David Rogerson Williams
|Member of the South Carolina Senate from Darlington District|
November 22, 1824 – November 23, 1828
|Preceded by||Rasha Cannon|
|Succeeded by||John Dick Witherspoon|
|45th Governor of South Carolina|
December 10, 1814 – December 5, 1816
|Preceded by||Joseph Alston|
|Succeeded by||Andrew Pickens|
|Member of the U.S. House of Representatives|
from South Carolina's 3rd district
March 4, 1811 – March 3, 1813
|Preceded by||Robert Witherspoon|
|Succeeded by||Theodore Gourdin|
March 4, 1805 – March 3, 1809
|Preceded by||Benjamin Huger|
|Succeeded by||Robert Witherspoon|
|Born||March 8, 1776|
Darlington County, Province of South Carolina, British America
|Died||November 17, 1830 (aged 54)|
Darlington County, South Carolina, U.S.
|Resting place||Darlington County, South Carolina|
|Profession||planter, lawyer, politician|
|Allegiance||United States of America|
|Branch/service||United States Army|
|Years of service||1813–1814|
|Battles/wars||War of 1812|
Early life and career
Born in Darlington County in the Province of South Carolina, Williams was educated at schools in Wrentham, Massachusetts, and attended Rhode Island College until he withdrew in 1795. Nonetheless, after studying law he was admitted to the bar in 1797 and he practiced law in Providence, Rhode Island, for three years. Williams returned to South Carolina and became an editor of the Republican papers City Gazette and Weekly Carolina Gazette of Charleston. In 1803, Williams moved to Darlington County to engage in cotton planting and various manufacturing enterprises.
Williams was elected to the United States House of Representatives in 1804 from the 3rd congressional district as a Democratic-Republican. In general, Williams was a political maverick who stressed the need for limited government while also having greater accountability to the voters. When Williams first arrived in Washington D.C., he was offered to have dinner with President Thomas Jefferson, but Williams refused because he felt that it might interfere with his independence of mind. To let the voters know how their money was being spent, Williams requested an itemization of appropriation bills rather than a lump sum, but the House voted against an itemization.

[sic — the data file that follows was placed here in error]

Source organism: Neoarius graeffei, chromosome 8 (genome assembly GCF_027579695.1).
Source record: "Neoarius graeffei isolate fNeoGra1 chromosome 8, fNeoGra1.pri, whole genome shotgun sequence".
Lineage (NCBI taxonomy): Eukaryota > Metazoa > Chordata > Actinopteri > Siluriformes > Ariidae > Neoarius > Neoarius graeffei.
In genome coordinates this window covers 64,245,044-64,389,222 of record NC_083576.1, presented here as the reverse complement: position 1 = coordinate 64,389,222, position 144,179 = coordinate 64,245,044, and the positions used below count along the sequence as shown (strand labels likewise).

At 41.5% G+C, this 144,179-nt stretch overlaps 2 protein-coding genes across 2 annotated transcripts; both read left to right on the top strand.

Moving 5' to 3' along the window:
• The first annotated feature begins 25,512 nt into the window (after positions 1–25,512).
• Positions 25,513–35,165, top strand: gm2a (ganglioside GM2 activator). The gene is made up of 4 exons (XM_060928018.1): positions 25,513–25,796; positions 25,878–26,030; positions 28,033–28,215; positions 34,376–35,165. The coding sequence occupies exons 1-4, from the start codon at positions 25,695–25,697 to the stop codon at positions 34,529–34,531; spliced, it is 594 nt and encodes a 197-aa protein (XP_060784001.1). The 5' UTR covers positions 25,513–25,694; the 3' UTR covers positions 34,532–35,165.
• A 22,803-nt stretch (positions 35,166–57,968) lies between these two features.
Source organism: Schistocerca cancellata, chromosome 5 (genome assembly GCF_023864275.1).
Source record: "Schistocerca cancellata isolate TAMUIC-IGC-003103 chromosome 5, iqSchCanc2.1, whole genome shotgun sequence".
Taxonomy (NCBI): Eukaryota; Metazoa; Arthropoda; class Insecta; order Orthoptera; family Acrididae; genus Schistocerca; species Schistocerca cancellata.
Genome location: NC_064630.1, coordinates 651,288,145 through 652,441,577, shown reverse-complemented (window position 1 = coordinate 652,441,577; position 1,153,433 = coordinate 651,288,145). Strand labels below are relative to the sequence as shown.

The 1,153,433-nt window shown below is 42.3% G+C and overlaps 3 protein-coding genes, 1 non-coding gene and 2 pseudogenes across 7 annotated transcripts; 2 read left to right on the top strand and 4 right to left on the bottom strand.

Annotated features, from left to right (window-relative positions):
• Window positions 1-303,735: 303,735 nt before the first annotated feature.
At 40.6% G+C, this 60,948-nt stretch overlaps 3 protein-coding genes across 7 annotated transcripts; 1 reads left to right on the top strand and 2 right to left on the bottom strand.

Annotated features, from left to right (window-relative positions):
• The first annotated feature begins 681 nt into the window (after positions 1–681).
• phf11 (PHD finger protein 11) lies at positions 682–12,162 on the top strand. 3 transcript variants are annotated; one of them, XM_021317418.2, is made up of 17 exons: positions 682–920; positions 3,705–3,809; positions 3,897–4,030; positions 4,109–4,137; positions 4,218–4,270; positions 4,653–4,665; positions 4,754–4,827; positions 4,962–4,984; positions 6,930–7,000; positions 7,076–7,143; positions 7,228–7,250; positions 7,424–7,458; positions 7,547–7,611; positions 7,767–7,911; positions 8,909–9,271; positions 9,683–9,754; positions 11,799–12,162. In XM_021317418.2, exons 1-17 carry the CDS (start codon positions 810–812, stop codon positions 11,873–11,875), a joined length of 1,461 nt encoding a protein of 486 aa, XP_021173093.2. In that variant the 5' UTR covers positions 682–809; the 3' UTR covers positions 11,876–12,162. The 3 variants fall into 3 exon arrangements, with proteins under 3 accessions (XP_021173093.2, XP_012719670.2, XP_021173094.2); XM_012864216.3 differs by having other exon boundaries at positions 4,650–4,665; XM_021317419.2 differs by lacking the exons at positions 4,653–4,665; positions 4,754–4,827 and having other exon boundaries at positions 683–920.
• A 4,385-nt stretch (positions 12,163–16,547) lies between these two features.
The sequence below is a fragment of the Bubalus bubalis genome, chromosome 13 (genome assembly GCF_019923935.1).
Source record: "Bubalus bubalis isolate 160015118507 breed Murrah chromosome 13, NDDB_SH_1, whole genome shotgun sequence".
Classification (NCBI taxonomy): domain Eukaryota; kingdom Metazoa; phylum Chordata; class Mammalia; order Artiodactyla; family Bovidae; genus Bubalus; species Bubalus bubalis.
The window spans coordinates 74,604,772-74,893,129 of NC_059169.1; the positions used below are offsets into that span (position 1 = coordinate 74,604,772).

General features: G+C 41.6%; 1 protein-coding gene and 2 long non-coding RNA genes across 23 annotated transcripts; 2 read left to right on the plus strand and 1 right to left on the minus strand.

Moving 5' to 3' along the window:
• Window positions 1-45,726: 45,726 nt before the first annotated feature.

As an ardent Nationalist, Williams left the House in 1813 to participate in the War of 1812 and was appointed by President James Madison as a brigadier general in the U.S. Army. He resigned in 1814 because of personal reasons and was involved in agriculture until his election later that year as Governor of South Carolina for a two-year term by the General Assembly.
Later life and career
After leaving the governorship in 1816, Williams returned to Darlington County to resume his planting and manufacturing operations. He was elected in 1824 to the South Carolina Senate and served until his accidental death while superintending the construction of a bridge over Lynchs Creek on November 17, 1830. Williams was interred on Plumfield Plantation near Society Hill.
- Wallace, David Duncan (1951). South Carolina: A Short History. University of North Carolina Press. pp. 361–362, 366, 368, 370, 379–380, 391–392, 397, 407, 420, 425, 446, 451, 645.
- Wolfe, John Harold (1940). Jeffersonian Democracy in South Carolina. University of North Carolina Press. pp. 182, 190, 203–205, 218, 234–235, 249, 251, 264, 265, 280.